“If I think something is not aesthetically pleasing, or people in the past haven’t liked it, I’ll talk to them.” However, she adds, “a lot of people in the industry don’t have those morals.”

Pineapple, on calf.

Amanda Mas is passionate about her work. “Tattooing is an art,” she says. “It’s an entire experience.

“I love how it’s just my client and me in the office. We can listen to music, but a lot of people want to talk. I’m almost like a therapist.”

And — like any therapist — she helps people look in the mirror, and like what they see.

For more information, email amandamastattoos@gmail.com. She’s on Facebook and Instagram too: @amandamastattoo (without the “s”).

Bee, on arm.

14 responses to “Woman Makes Her Mark In a Man’s World

  1. Tattoos especially on women Yuck that’s why there called tramp stamps.

    Sent from my iPhone


  2. Eric Buchroeder SHS ‘70

    Tattoos are a great way for the Woke to flush money down the toilet without wasting water.

  3. David Webster

    Great to see her striking out on her own and leaving the sexism behind! Except for in the comment section of this blog, where it showed back up on the very first comment. Some super old dudes just love to turn up and show the world just how out of touch they are.

    • James Waldron

      Spot on David, I agree, great for her. I wish Amanda great and continued successI guess some guys still must be wearing their lettermen jackets and talking about their, ‘Glory Days’ at SHS.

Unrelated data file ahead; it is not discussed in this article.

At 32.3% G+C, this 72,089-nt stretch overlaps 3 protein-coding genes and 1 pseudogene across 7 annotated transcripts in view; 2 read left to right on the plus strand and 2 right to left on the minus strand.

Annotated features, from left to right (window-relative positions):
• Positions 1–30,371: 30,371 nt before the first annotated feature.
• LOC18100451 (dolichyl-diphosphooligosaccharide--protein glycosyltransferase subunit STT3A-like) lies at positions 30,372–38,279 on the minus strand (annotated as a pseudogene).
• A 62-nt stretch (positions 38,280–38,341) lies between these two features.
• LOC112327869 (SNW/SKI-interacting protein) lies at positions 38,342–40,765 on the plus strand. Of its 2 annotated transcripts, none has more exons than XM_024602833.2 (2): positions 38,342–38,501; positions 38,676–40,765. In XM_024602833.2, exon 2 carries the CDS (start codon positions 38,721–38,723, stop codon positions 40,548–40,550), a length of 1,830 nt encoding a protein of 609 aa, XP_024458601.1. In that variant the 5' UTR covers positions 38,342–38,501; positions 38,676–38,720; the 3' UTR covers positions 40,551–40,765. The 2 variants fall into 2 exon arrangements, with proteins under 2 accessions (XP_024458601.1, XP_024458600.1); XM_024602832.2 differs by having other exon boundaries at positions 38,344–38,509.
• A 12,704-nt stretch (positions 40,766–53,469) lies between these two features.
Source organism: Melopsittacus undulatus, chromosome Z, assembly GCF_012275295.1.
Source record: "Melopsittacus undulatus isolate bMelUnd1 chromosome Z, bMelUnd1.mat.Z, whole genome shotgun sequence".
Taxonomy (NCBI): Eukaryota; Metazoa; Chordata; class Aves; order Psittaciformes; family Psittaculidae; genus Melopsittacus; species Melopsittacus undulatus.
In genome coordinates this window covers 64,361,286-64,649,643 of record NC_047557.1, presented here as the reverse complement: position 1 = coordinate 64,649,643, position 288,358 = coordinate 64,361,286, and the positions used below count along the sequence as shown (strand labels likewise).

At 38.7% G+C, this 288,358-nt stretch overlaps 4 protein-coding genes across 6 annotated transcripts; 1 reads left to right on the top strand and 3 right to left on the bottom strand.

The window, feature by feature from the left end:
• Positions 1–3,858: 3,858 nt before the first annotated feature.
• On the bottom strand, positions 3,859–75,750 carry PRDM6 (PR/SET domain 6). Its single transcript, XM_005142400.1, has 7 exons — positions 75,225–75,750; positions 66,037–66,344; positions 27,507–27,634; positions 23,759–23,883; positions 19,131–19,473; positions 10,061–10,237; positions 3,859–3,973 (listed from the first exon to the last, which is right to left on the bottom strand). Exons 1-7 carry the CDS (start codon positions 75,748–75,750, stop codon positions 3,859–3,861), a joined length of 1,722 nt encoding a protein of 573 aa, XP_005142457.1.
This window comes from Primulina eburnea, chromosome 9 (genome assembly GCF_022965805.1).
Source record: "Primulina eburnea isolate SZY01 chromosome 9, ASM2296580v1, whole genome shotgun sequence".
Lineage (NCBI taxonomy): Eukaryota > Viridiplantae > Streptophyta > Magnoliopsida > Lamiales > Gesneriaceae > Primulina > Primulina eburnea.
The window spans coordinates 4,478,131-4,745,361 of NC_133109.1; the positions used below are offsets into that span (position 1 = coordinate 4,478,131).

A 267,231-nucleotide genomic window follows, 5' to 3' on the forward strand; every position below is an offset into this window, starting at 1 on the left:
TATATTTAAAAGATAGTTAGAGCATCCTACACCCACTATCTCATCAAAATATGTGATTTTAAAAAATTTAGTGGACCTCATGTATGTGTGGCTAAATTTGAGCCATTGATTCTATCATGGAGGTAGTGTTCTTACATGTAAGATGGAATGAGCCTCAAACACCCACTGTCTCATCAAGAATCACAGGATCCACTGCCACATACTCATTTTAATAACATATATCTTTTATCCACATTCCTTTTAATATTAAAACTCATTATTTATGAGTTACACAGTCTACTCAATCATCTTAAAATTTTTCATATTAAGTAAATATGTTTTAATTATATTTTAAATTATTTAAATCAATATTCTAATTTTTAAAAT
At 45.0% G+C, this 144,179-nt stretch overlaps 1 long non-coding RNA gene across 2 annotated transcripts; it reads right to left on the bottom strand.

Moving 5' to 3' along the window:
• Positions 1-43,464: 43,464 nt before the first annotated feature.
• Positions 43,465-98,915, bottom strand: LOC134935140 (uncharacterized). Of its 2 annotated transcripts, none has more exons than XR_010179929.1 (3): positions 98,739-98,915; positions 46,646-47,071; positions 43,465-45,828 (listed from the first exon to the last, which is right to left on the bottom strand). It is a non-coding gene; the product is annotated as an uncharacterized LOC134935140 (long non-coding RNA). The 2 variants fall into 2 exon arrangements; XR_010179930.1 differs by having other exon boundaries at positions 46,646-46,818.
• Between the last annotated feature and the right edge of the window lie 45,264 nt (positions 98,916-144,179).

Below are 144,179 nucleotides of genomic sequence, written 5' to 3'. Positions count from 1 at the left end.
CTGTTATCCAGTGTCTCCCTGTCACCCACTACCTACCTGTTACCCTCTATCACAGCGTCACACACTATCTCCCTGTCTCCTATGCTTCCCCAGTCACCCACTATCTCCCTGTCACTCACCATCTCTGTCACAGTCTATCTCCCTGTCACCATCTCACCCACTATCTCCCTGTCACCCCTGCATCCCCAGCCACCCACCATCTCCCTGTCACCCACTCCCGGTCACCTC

4. Peter Barlow

    Most people seem to want change all the time – either the latest fad or something of their own choosing. But tattoos are forever. It’s hard to believe that people will enjoy that same design always. When tattoos are more easily removed they may make more sense.

  5. Cheryl McKenna Kritzer

    How great she is a talented caring girl doing her art. Men are always jealous of strong woman . Please keep your homophobic thoughts inside your own houses . We are very tired of them and it’s time to become open minded and empathetic to all people with or without tattoos!

  6. Tattoos are also great to cover up scars, and can really empower people who have needed some kind of major surgery. I have several friends who had radical mastectomies and now have the most beautiful artwork on their chests.

    I also happen to have two tattoos, one that is 29 years old, and one that is 16 years old, and I adore them both and love the story they tell. Please don’t let any of the naysayers on this thread sway anyone considering getting a tattoo, and thanks as always, Dan, for your playful, creative, open-minded posts.

  7. Amanda is a great artist and a calm and professional tattoo artist. Her new studio is warm and inviting and especially private. The comments here by ignorant men highlight the sexism that Amanda talks about in the article. Keep your ignorance to yourselves.

    • Eric Buchroeder SHS ‘70

      I’ll keep my ignorance private if you’ll do the same with your sanctimony.

  8. Cheryl McKenna Kritzer

    Amen tiny mouse number one 👌👍🏻✅

  9. Interesting factoid: more women have tatoos than do men. 40% to 36%